Around the Campfire, #80
Wild Things for Their Own Sake
If we look far and deep and wide, the key question that looms for Man is “How do we fit in and live with all the other Earthlings for the long haul?” Now, I know it is unlike Man to look or think long and wide and deep. We seem hemmed in by short, narrow, shallow sight. By thinking with such blinders, we see ourselves as the only thing that has meaning and our few years as all time.
One hundred and fifty years ago, Charles Darwin lengthened, widened, and deepened our ken. His “Theory” of Evolution, though, is truly a handful of deep insights or “theories” that overthrew most philosophy before his time. Darwin’s bedrock insight is that all life comes from one forebear—the Last Common Ancestor or LCA as biologists call it today. Thus, we are all kin, from microscopic wrigglers to cloud-catching Coastal Redwoods and burly Great Blue Whales. Such a kinship, where we can call any other Earthly being “cousin,” should broaden our view of life.
Moreover, Darwin took the tale of life back far, far longer than the six-thousand-some years given by Genesis. The oldest fossils we have unearthed peg life as being at least three-and-a-half billion years old. Were we truly “sapiens” or even half as wise as we think we are, we would have greatly lengthened our view of life by now.
Further deepening life’s flow, Darwin saw that evolution has not worked with goals in mind nor has it been overseen or led in any way. Paleontologists, such as the late Stephen Jay Gould, chide our high and mighty gall with the sharp understanding that, therefore, Man is not the unerring outcome or endpoint of hundreds of millions of years of “life’s descent with modification,” but is, rather, a happy or unhappy (hinging on what kind of Earthling you are) happenstance. Belying Gandalf and other wizards and sages, we were not “meant to be.” Nor is anything Man has done in its flicker of time been meant to be. We happened to become, just as did deep-sea fish with gleaming flesh-lanterns hanging in front of their nightmare mouths.
We only happened to be.
This may be the hardest and most frightening teaching from evolutionary biology and paleontology. It might well be some of why most H. sapiens do not believe biology has much to do with us. That we were not meant to be, but only happened to be is likely the most revolutionary idea in Man’s tale, putting Jefferson and Marx in the shade. The worrisome upshot of happenstance for many is that if we are not thoughtfully made by God—and given stern commandments that carry dreadful punishment for not following them—what is there to spur good behavior, what grounds for weighing anything as good or bad? Forsooth, though, of the many folks I’ve known in my three score and thirteen years on both sides of the believer/freethinker cleavage, it has been the freethinkers on the whole who have been more likely to hew to the “golden rule,” to “treat your neighbor as you would be treated” and to be righteous and upstanding. Nonetheless, this fear (of how the happenstance of Man’s becoming undercuts any spur to be good) gives me one of my key jobs: to see if I can crack this hard-shelled nut and find the sweet nutmeat of goodness within. In truth, others have already done so. Aldo Leopold, a great conservationist, ecologist, and philosopher of the first half of the twentieth century, did away with any worry about whether the nut held something good when he wrote, “The last word in ignorance is the man who says of an animal or plant: ‘What good is it?’”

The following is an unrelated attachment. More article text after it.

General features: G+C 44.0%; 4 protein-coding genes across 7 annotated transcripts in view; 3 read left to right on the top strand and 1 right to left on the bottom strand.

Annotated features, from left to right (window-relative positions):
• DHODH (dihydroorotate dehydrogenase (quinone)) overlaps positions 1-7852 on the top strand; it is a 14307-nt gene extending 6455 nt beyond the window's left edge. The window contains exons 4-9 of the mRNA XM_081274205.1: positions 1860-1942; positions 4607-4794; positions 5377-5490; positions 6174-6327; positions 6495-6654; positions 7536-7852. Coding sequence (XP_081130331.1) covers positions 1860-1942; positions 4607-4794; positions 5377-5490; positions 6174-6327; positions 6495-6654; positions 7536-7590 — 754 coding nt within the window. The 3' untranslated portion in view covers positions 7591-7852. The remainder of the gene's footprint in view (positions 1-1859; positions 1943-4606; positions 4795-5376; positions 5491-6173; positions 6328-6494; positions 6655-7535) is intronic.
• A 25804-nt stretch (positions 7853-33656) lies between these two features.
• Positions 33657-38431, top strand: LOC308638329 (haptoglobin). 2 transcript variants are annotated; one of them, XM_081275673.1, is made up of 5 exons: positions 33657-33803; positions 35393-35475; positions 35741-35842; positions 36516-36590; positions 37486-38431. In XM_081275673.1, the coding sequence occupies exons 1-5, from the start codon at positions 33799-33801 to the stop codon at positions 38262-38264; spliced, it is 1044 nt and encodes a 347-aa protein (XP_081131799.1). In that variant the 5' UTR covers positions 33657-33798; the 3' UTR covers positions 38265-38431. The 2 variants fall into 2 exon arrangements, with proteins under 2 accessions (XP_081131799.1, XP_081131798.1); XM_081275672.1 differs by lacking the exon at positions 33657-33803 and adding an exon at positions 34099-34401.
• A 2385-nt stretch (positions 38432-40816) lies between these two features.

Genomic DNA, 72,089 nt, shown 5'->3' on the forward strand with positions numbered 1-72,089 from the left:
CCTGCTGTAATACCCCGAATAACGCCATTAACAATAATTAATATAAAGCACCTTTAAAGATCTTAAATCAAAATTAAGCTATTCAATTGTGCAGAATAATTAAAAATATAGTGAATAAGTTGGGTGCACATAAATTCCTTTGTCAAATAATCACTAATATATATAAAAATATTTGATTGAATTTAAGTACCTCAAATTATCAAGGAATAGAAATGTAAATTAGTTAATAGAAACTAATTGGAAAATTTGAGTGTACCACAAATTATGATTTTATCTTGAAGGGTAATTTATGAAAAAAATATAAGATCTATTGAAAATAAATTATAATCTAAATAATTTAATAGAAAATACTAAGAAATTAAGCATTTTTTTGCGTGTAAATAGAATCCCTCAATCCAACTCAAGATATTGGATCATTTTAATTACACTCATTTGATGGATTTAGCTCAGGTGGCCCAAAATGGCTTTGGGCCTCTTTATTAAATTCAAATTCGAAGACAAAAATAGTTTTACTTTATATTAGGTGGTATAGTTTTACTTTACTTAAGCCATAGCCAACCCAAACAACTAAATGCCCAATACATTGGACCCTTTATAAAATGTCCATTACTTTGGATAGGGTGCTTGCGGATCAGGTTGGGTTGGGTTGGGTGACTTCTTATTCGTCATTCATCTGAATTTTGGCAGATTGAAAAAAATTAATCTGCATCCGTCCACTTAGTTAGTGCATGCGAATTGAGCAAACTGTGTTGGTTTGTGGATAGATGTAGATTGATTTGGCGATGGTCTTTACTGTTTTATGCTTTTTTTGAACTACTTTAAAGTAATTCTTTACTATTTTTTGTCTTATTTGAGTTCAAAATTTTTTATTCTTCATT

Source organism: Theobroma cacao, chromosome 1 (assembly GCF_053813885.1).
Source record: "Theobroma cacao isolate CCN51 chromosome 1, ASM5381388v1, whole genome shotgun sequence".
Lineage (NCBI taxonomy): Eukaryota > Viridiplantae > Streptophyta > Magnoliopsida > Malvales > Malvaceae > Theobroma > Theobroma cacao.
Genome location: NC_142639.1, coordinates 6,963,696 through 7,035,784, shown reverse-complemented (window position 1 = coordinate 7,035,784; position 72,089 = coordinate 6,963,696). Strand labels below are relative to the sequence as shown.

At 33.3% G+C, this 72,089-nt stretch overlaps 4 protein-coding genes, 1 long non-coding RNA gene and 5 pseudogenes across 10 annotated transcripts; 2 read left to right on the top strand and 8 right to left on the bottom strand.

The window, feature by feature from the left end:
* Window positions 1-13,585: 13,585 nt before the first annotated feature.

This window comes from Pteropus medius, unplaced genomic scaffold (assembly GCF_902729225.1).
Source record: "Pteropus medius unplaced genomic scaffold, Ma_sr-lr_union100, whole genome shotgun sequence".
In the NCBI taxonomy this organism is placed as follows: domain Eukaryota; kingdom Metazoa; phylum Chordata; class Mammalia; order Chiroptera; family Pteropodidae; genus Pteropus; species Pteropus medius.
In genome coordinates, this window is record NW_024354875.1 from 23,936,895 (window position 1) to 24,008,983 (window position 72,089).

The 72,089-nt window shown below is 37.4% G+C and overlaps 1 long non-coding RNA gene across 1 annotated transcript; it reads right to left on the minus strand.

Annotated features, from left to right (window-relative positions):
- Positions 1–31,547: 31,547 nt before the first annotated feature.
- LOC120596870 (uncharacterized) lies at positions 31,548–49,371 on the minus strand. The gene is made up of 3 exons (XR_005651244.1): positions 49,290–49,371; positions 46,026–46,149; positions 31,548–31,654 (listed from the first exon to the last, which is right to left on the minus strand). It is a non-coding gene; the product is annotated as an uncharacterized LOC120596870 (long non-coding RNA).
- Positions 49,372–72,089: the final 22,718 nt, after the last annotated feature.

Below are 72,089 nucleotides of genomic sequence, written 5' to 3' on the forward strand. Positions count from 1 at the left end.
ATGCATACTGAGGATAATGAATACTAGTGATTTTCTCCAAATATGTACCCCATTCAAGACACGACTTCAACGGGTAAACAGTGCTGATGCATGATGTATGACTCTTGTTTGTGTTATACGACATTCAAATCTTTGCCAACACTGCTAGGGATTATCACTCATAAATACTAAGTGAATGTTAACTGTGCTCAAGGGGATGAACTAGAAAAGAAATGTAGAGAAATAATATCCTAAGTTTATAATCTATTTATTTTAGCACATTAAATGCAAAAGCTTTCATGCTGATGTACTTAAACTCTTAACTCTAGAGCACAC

Building on the kinship-of-all-Earthlings bedrock, ecologists see living beings along with geological doings and weather as living and working in ecosystems or “communities.” Leopold wrote the word “land” to mean the community of “soils, waters, plants, and animals.” He further wrote under the heading “The Community Concept,” “All ethics so far evolved rest upon a single premise: that the individual is a member of a community of interdependent parts.” From that, he brings us the upshot:
In short, a land ethic changes the role of Homo sapiens from conqueror of the land-community to plain member and citizen of it. It implies respect for his fellow-members, and also respect for the community as such.
So. Maybe Aldo Leopold, writing in 1948 or 1949, got us somewhere near to answering the question with which I began: “How do we fit in and live with all the other Earthlings for the long haul?’ In all of Earth’s communities—or neighborhoods as I rather call them, for the cozier feeling—we need to be a plain member and citizen; in other words, a good neighbor, one who does not lord over the others. Perhaps being a good neighbor—whether we are a special creation or an only-happened-to-be, fleeting outcome of evolution—is the root for behaving in a good way (ethically). Leopold and others have thought that the grounds for ethics are about living together in a community or neighborhood. Indeed, how are quarrelsome, nasty ground-apes such as we to get along with each other? Archaeologists and anthropologists have lately shown how warlike (with other bands) and murderous (within our own bands) we have been for many long years. Love-your-neighbor guidelines make our living together more workable. I underline the thought of all life living in neighborhoods since we Homo sapiens most of all need a lodestar of behavior to live in neighborhoods. Not seeing other Earthlings as our neighbors lets us deal with them as being without worth. This is why Leopold beseeched us to be plain members and citizens of the land community—so that we could live as friendly neighbors with all life.